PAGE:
Keeping Healthy: Drinking

It is important to try to maintain a healthy lifestyle no matter who you are, how old you are or where you are in the world. However, it is much simpler to do this when you have a routine and there is no better routine than working a nine to five job in your home country. This isn’t for everyone though as some of us yearn to be free of routine and to live a location independent lifestyle. In the absence of routine, how do we stay healthy and what happens when it all goes wrong? This series covers staying healthy and dealing with illness whilst travelling.

A balance in what you drink does not refer to one beer in each hand – although this may be a popular perception of a ‘traveller’ held by those who have never travelled much themselves. A consideration of what you drink and how much you drink – especially water – can be the difference between life and death. So here are our top tips for drinking:

  1. Drink plenty of water. It might seem like an obvious one but we can’t stress this one enough. It’s easy to obtain bottled water in any country (though you really come to appreciate those countries where it is clean enough to drink it for free straight from the tap). If bottled water is unavailable, it is often safe (though please check) to boil tap water which can be a cheaper and easier alternative. Furthermore, if you’re travelling in a warm climate, it is essential to avoid the dangerous effects of dehydration which, if left untreated, can lead to heat exhaustion, sun stroke or even death. So make sure you have plenty of clean drinking water with you and, if necessary, dissolve a rehydration sachet in to avoid the dangers of very hot/humid conditions.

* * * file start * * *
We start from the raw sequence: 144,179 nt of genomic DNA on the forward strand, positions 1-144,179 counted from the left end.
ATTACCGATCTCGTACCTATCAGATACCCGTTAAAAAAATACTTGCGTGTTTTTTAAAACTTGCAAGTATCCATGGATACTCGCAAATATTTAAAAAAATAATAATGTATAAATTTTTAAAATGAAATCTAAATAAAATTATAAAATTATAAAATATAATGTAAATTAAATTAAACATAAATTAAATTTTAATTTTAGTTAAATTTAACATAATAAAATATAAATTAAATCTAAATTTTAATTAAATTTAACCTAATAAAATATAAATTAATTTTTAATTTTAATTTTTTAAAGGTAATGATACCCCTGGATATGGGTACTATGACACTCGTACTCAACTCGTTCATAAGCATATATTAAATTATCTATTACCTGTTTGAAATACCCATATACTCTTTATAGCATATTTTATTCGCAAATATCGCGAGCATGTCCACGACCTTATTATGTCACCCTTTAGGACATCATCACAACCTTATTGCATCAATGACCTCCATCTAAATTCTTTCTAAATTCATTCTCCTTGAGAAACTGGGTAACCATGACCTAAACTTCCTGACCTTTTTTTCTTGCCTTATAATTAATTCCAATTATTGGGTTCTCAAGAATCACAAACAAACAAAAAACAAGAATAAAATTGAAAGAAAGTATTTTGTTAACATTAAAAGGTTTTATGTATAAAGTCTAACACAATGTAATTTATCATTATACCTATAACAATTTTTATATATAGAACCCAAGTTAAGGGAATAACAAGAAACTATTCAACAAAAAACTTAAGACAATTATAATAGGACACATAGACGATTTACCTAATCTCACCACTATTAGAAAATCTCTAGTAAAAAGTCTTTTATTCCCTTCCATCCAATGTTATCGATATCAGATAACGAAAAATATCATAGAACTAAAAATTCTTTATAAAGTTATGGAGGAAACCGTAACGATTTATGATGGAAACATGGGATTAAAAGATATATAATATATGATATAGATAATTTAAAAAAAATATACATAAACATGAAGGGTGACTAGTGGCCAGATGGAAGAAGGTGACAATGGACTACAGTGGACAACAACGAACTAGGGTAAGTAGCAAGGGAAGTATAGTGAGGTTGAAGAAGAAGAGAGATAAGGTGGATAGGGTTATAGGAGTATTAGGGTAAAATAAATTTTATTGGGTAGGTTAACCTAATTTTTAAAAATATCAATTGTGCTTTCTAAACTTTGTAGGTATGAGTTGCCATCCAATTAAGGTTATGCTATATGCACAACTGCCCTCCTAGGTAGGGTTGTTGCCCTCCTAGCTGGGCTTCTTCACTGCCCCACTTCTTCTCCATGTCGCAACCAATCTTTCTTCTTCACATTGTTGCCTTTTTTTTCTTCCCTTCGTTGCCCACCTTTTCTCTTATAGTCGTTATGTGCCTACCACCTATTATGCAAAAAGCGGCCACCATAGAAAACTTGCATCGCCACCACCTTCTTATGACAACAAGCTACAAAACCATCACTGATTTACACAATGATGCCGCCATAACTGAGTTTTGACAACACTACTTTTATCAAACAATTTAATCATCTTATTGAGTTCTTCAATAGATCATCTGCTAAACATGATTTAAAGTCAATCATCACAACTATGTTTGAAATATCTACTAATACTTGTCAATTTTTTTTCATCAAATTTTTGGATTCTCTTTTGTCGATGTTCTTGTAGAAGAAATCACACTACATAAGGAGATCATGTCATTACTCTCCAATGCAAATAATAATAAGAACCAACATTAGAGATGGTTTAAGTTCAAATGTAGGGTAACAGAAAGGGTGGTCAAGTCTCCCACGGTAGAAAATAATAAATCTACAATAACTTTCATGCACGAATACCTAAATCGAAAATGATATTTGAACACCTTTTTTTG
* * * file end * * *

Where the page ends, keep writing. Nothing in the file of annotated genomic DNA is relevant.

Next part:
2. Rehydration treatment
    Rehydration treatment
  3. Always carry rehydration salts. These can be added to cold or warm water and come in powder or dissolvable tablets. Some recommend only taking them when you feel the effects of dehydration. We have found that this can sometimes be too late. Look out for the signs of dehydration early and if you have just arrived in a new, much hotter climate than you are used to then consider taking one every two or three days until you get used to the temperature and know you can get the necessary salts and sugars from your new diet.